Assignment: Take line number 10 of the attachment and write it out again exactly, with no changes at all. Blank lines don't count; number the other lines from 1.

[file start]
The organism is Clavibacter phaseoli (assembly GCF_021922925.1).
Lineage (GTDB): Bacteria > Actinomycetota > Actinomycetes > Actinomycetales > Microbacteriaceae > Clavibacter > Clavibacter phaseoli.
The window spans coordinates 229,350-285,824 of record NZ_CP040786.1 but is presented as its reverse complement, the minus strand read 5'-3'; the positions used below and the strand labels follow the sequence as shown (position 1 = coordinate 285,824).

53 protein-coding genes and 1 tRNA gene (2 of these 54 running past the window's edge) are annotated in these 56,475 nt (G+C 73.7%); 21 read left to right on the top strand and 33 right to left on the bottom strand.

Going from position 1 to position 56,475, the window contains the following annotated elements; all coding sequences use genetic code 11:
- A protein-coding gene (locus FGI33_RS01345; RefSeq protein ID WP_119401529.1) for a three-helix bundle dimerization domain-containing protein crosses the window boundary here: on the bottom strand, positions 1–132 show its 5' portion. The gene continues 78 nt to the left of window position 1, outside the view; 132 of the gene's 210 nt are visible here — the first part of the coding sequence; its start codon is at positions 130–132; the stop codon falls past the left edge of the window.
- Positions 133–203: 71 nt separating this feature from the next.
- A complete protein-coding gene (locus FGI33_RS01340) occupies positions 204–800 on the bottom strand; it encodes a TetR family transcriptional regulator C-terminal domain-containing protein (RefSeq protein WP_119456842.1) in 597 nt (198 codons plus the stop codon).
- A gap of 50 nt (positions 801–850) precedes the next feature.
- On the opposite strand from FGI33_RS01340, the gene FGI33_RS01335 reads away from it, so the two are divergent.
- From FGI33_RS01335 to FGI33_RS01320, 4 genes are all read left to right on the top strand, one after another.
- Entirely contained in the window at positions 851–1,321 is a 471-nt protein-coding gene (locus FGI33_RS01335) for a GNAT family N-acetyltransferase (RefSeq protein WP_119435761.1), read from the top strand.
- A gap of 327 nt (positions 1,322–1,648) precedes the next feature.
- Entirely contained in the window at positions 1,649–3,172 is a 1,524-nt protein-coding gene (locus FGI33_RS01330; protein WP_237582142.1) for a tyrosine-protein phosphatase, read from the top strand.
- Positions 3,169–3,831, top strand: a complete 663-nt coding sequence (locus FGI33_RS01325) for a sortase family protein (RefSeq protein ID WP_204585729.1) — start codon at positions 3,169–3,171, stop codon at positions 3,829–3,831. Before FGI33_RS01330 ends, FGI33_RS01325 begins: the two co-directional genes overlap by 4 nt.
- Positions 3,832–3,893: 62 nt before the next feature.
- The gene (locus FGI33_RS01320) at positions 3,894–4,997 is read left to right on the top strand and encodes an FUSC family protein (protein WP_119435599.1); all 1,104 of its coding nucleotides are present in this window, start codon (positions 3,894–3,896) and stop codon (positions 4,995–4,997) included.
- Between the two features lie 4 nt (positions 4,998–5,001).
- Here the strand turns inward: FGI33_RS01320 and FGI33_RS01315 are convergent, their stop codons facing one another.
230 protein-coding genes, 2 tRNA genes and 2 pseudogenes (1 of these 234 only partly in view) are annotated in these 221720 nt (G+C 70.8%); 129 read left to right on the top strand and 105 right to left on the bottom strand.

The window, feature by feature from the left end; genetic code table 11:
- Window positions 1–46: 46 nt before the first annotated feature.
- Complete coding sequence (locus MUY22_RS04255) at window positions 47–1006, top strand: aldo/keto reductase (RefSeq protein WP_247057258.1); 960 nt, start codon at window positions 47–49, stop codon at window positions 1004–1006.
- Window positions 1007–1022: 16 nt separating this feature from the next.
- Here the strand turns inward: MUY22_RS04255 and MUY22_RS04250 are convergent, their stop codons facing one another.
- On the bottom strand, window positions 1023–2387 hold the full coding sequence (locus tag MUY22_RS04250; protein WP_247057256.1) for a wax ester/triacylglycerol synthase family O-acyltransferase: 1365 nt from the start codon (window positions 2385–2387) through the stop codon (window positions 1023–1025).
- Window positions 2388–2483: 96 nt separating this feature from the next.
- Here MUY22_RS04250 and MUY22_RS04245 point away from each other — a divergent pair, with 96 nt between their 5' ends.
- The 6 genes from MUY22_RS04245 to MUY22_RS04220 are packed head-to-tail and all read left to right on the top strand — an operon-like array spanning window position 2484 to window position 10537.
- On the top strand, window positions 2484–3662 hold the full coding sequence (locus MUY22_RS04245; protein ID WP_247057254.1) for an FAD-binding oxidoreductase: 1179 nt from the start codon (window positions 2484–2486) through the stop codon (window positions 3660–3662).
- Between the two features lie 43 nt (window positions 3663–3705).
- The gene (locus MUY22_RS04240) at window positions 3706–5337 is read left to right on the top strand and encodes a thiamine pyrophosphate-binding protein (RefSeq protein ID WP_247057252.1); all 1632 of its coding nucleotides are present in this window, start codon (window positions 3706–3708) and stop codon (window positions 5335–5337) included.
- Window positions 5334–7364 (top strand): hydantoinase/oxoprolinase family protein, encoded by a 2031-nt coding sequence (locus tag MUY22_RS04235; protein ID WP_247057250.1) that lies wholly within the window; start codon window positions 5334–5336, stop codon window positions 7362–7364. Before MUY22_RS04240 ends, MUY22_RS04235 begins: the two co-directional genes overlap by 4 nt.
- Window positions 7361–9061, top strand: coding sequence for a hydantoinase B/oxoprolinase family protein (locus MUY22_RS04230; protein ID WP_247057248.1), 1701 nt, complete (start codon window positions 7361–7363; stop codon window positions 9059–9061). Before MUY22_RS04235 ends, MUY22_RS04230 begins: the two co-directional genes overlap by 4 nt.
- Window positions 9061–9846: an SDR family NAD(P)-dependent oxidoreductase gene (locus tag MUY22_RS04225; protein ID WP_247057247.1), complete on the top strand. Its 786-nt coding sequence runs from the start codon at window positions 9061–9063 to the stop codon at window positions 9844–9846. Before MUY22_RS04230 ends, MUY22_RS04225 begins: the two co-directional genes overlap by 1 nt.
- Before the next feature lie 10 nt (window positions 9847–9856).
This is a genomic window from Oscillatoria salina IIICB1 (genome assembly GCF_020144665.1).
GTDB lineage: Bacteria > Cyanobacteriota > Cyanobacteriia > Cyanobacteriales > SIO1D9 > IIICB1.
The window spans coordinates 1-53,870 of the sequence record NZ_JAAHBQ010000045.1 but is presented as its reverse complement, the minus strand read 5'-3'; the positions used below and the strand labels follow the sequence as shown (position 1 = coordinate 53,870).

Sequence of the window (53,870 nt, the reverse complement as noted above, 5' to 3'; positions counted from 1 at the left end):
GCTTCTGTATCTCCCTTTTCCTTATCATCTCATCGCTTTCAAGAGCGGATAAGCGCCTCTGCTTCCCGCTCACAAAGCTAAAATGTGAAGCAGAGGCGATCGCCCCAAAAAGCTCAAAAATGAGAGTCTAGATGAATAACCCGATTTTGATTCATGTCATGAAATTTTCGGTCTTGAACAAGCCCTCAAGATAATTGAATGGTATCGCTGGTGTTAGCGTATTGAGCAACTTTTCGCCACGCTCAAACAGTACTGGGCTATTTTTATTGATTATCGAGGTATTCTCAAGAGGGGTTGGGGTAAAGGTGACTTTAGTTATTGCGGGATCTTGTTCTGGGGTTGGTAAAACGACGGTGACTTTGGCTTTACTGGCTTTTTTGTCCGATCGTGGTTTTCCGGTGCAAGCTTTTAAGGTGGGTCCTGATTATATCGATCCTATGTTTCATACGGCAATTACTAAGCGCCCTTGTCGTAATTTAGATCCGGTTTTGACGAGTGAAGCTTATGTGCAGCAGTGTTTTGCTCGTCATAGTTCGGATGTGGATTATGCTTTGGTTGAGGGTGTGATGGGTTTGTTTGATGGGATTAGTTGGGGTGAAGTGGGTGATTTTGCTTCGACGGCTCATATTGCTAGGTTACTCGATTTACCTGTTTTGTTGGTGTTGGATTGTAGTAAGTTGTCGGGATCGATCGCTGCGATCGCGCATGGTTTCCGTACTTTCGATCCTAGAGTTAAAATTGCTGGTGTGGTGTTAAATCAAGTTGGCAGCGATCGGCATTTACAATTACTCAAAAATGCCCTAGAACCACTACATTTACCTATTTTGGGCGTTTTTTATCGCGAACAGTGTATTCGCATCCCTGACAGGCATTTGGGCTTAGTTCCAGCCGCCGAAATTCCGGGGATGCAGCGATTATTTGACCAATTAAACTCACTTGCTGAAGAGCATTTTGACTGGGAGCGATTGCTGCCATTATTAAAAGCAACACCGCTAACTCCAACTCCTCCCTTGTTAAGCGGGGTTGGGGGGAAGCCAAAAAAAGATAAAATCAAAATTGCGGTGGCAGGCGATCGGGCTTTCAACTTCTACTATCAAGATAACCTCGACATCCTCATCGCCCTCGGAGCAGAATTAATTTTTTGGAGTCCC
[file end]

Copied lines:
- On the opposite strand from FGI33_RS01340, the gene FGI33_RS01335 reads away from it, so the two are divergent.